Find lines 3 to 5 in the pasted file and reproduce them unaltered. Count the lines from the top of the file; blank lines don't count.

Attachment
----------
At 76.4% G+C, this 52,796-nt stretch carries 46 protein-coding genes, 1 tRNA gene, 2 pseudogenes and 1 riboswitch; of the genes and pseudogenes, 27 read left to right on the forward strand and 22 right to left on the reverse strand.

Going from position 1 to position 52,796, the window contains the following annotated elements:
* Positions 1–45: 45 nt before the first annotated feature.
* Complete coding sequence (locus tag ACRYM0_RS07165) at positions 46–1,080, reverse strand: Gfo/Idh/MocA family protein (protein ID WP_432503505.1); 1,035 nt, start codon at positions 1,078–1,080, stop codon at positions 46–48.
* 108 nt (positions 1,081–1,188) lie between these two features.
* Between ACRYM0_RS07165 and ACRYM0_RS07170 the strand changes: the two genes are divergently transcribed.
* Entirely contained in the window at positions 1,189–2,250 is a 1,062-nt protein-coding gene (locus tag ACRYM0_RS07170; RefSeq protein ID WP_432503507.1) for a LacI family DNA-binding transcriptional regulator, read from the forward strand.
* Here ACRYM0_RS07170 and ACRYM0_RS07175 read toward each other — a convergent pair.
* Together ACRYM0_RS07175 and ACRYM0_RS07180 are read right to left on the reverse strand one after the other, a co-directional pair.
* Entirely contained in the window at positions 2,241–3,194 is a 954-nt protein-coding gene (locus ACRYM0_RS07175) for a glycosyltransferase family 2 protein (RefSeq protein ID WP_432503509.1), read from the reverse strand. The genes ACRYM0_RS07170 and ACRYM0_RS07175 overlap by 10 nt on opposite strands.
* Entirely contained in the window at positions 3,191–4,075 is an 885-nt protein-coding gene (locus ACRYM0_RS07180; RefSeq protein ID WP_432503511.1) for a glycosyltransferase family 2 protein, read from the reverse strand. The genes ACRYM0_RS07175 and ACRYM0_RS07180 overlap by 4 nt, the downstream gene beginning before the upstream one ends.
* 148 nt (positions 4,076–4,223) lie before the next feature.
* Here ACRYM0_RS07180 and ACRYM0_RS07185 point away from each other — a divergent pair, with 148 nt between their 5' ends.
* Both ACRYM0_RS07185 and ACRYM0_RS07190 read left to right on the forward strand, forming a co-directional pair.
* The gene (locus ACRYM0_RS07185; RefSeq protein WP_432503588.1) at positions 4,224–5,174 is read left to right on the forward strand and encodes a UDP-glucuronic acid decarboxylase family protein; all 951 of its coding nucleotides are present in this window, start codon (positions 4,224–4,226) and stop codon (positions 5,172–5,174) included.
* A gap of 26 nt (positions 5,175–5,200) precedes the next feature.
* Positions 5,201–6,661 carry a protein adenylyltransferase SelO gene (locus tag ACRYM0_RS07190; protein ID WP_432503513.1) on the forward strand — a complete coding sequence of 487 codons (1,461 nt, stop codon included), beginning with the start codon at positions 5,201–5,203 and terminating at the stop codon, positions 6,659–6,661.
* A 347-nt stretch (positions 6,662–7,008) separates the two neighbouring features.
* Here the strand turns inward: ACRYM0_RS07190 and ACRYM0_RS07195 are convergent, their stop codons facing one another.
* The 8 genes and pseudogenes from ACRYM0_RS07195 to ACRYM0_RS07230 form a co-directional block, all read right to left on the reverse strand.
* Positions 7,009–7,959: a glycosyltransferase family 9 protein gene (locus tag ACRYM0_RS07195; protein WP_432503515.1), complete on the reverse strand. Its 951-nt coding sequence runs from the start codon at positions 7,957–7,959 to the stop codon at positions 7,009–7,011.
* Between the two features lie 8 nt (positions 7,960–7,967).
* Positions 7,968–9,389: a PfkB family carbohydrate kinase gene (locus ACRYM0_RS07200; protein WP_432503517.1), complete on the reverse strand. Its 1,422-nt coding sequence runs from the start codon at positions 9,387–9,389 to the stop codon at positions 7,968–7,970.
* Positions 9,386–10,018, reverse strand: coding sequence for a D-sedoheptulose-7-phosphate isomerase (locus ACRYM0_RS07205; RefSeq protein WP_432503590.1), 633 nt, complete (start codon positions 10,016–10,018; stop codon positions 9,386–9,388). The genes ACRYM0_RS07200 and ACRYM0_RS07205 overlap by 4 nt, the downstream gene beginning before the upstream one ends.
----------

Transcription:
* Positions 1–45: 45 nt before the first annotated feature.
* Complete coding sequence (locus tag ACRYM0_RS07165) at positions 46–1,080, reverse strand: Gfo/Idh/MocA family protein (protein ID WP_432503505.1); 1,035 nt, start codon at positions 1,078–1,080, stop codon at positions 46–48.
* 108 nt (positions 1,081–1,188) lie between these two features.